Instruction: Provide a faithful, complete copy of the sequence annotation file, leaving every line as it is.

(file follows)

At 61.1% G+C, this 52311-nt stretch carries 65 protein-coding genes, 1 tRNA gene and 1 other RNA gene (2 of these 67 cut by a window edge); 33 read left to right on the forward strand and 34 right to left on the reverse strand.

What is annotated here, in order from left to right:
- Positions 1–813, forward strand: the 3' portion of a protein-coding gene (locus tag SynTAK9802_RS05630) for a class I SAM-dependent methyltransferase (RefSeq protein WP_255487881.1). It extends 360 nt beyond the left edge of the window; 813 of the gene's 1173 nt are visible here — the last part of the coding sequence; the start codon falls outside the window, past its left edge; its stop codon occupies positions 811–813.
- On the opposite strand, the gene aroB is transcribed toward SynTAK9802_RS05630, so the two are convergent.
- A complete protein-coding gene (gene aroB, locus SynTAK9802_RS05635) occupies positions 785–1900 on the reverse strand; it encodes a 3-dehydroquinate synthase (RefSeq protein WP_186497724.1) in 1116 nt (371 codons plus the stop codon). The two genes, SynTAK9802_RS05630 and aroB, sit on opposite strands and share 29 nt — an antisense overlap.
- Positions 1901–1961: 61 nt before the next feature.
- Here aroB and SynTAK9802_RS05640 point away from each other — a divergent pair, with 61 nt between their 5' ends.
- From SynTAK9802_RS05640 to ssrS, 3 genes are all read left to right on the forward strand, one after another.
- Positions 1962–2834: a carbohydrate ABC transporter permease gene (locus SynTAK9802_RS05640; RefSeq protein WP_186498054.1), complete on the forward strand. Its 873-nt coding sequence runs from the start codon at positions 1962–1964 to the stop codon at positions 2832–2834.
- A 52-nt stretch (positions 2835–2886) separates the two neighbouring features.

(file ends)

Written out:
At 61.1% G+C, this 52311-nt stretch carries 65 protein-coding genes, 1 tRNA gene and 1 other RNA gene (2 of these 67 cut by a window edge); 33 read left to right on the forward strand and 34 right to left on the reverse strand.

What is annotated here, in order from left to right:
- Positions 1–813, forward strand: the 3' portion of a protein-coding gene (locus tag SynTAK9802_RS05630) for a class I SAM-dependent methyltransferase (RefSeq protein WP_255487881.1). It extends 360 nt beyond the left edge of the window; 813 of the gene's 1173 nt are visible here — the last part of the coding sequence; the start codon falls outside the window, past its left edge; its stop codon occupies positions 811–813.
- On the opposite strand, the gene aroB is transcribed toward SynTAK9802_RS05630, so the two are convergent.
- A complete protein-coding gene (gene aroB, locus SynTAK9802_RS05635) occupies positions 785–1900 on the reverse strand; it encodes a 3-dehydroquinate synthase (RefSeq protein WP_186497724.1) in 1116 nt (371 codons plus the stop codon). The two genes, SynTAK9802_RS05630 and aroB, sit on opposite strands and share 29 nt — an antisense overlap.
- Positions 1901–1961: 61 nt before the next feature.
- Here aroB and SynTAK9802_RS05640 point away from each other — a divergent pair, with 61 nt between their 5' ends.
- From SynTAK9802_RS05640 to ssrS, 3 genes are all read left to right on the forward strand, one after another.
- Positions 1962–2834: a carbohydrate ABC transporter permease gene (locus SynTAK9802_RS05640; RefSeq protein WP_186498054.1), complete on the forward strand. Its 873-nt coding sequence runs from the start codon at positions 1962–1964 to the stop codon at positions 2832–2834.
- A 52-nt stretch (positions 2835–2886) separates the two neighbouring features.